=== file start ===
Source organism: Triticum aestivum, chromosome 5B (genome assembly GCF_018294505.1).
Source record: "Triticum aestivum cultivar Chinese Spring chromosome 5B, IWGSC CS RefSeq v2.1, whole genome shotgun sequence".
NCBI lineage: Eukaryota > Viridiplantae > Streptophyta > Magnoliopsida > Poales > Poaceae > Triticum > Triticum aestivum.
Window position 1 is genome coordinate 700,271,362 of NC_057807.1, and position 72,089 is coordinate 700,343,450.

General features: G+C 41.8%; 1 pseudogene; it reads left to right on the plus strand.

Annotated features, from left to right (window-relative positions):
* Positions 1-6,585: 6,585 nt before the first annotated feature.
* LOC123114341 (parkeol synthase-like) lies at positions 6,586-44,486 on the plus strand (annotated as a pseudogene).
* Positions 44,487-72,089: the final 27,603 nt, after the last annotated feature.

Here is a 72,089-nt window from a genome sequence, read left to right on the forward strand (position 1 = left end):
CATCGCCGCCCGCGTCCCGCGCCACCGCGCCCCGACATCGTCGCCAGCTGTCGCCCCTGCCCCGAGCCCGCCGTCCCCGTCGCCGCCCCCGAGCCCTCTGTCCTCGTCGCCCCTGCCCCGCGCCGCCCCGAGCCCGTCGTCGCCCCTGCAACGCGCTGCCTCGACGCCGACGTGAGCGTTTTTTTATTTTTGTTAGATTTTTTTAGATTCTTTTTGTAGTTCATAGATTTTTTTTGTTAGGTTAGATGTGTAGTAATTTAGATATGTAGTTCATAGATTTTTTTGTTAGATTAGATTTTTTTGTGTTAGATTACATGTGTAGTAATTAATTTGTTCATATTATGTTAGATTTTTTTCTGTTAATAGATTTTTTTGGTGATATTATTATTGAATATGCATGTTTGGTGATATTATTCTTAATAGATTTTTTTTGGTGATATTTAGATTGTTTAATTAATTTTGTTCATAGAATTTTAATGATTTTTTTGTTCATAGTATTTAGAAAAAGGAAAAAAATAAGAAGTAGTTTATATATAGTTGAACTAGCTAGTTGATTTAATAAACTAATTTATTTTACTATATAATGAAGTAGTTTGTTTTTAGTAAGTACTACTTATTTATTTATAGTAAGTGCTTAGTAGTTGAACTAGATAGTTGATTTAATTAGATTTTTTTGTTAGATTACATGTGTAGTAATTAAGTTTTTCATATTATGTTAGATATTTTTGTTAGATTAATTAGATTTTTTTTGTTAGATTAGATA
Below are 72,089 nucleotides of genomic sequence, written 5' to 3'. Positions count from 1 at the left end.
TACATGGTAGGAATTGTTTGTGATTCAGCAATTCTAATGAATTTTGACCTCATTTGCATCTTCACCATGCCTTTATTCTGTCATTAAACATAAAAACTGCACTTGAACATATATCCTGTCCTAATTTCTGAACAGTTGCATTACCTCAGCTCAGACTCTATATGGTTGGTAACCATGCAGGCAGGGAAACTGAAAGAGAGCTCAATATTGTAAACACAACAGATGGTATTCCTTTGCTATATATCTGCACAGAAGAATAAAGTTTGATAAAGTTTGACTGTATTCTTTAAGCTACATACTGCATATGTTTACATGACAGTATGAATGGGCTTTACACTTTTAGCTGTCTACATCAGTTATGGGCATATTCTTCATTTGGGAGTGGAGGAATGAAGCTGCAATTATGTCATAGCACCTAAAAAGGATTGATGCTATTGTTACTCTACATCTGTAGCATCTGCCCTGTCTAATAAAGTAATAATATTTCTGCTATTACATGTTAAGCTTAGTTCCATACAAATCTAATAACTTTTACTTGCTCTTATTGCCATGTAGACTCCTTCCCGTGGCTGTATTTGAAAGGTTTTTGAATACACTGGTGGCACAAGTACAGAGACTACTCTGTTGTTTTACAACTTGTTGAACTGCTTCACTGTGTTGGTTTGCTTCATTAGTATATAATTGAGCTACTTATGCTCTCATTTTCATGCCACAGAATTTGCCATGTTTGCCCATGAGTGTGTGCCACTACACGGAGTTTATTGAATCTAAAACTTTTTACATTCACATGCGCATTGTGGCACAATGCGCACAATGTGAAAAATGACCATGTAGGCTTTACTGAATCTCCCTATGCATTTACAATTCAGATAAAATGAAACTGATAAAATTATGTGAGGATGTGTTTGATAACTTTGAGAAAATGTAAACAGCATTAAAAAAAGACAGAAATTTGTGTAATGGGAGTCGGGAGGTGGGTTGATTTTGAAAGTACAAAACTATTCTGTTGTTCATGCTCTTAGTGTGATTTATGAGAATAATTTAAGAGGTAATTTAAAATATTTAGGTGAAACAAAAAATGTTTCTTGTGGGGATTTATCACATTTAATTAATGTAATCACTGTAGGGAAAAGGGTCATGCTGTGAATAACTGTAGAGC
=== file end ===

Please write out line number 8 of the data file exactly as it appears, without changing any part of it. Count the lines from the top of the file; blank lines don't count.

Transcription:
* LOC123114341 (parkeol synthase-like) lies at positions 6,586-44,486 on the plus strand (annotated as a pseudogene).